Red carpets and superheroes made out of balloons were peppered throughout the North campus Student Centre when students started lining up early Thursday for the third annual Humber Comic Expo.
The event was held on Oct. 15 at the North campus, and Oct. 14 at Lakeshore, with special guests that included sci-fi actor Sam Witwer and veteran comic book artist Ty Templeton.
Illustrators displayed and sold their work, while Brampton-based Stadium Comics hosted a table selling comic books and action figures. Vendor KillerToyz offered horror and sci-fi action figures as fans dressed up as their favourite characters for a cosplay contest where the winner won a RioRand Segway. (For the uninitiated, cosplay is the practice of dressing up as a character from a movie, book, or video game, especially one from the Japanese genres of manga and anime.)
Witwer, whose acting roles include Aidan Waite in Being Human and Davis Bloome in Smallville, took questions from Ammar Abdul-Raheem, Humber Students’ Federation Vice President of Student Life, and from a small gathering of about 30 students.
Witwer told the audience how he loved to work on an old school animated show.
He said he and Glenn Howerton — the star, executive producer and co-writer of the cable television comdedy It’s Always Sunny in Philadelphia — co-wrote an animated pilot.
“We own it and we really want to make something cool and special about it. The reason why we want to act in it is it has a very old school feel, a very 1930s (look),” said Witwer.
Witwer told a fan it was hard for him to pick his favourite character.
“Any character that’s difficult to play I really enjoy,” said Witwer. He said his roles in Being Human and TV series Star Wars Rebels were both difficult.
“If it’s hard, then I wanna do it,” said Witwer.
He said it’s important for an actor to focus on a good state of mind if they want to have a career in the field.
“Make yourself as happy as you could possibly be and surround yourself with people who make you happy,” said Witwer. “Make yourself happy with what you have at any given point and you will do a lot better in this business.”
After the interview, students lined up in the Student Centre to interact face-to-face with Witwer, who posed for pictures and signed autographs.
Cam Sharpe, a second-year film and television student, 19, said he most enjoyed the interview with Witwer.
“I’m in film and I got some insight on a real voice actor in the industry,” said Sharpe.
Templeton, a Canadian comic book artist who was inducted in the Canadian Comic Book Hall of Fame last year, was among the illustrators showing off his work. His portfolio includes a bevy of characters, including Batman, Spider-Man, the Avengers and The Simpsons.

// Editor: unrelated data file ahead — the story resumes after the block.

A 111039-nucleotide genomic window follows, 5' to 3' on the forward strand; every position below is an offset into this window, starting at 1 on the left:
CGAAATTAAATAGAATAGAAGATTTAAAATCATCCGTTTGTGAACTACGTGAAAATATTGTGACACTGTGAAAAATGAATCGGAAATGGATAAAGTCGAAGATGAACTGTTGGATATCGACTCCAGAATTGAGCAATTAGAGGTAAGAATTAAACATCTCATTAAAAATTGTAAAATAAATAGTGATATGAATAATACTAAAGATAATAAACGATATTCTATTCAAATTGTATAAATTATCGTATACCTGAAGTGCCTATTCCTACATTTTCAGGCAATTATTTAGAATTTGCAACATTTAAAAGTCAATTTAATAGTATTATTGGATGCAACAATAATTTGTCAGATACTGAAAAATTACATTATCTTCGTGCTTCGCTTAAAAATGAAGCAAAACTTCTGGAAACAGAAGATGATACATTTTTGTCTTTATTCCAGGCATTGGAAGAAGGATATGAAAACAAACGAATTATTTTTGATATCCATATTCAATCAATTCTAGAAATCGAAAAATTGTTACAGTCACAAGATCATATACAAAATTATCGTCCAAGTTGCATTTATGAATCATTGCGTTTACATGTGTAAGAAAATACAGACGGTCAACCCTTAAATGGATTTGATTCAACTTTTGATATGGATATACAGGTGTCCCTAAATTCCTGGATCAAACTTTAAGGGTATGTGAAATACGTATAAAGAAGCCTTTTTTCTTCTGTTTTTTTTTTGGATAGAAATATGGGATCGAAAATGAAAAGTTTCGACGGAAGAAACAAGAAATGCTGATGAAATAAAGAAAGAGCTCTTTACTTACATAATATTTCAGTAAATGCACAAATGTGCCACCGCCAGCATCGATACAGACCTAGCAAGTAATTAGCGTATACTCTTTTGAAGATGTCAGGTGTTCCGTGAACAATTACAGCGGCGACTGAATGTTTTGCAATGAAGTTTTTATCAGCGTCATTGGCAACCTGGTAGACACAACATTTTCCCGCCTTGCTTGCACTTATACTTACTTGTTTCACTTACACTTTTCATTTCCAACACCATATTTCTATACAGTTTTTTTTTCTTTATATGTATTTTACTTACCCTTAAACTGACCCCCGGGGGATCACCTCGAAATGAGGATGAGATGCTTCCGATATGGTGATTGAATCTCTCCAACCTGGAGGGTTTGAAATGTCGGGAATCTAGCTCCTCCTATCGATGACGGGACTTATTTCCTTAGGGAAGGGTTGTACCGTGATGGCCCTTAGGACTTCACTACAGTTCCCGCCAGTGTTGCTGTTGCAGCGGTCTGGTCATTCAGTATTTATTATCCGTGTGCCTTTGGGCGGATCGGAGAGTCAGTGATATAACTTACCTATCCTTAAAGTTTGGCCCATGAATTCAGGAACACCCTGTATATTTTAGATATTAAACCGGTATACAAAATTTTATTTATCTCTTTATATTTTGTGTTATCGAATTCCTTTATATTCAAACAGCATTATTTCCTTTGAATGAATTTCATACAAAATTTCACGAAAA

Templeton said he loves his job and is hard-pressed to pick one of his works as his favourite over another. A veteran of Marvel and DC, he is currently working on The Evil Dead.
“It’s fun to see more and more people getting into the idea of (comic) culture and it’s not just being for young children,” said Templeton.
Templeton said to become a comic book artist, one needs determination and an eagerness to invest time in learning the skills.
“There’s a famous expression that says it takes 5,000 hours to become good at something and it takes 10,000 hours to become a genius but you can become a genius,” said Templeton. “Don’t assume that you have to have a talent to do this.
“You simply have to have a willingness to learn and an ability to spend the time to develop the skill,” he said.
There were nine contestants in the cosplay contest. Shannon Martin, a second-year visual and digital arts student, 20, won first place, dressed as Levi from Attack on Titan.
Professional makeup artist Samira Abedi did Martin’s makeup. It was Martin’s second time attending Comic Expo dressed up as Levi.
“I wasn’t going to do the contest because I had work but I decided to do it right when I woke up today,” said Martin. “ Levi is the best costume I have.”
Diana Rebuli, a first-year photography student, 18, was dressed as Princess Leia and took second place.
Kori Ploughman, Programming Coordinator at the North campus, said she wanted Comic Expo to give students with the same interests an opportunity to come together as a community and interact with people in the industry.
“We really want to try and have events provided for every student here at Humber so just giving them the opportunity to come out and enjoy events like this is what we’re really hoping to do,” said Ploughman.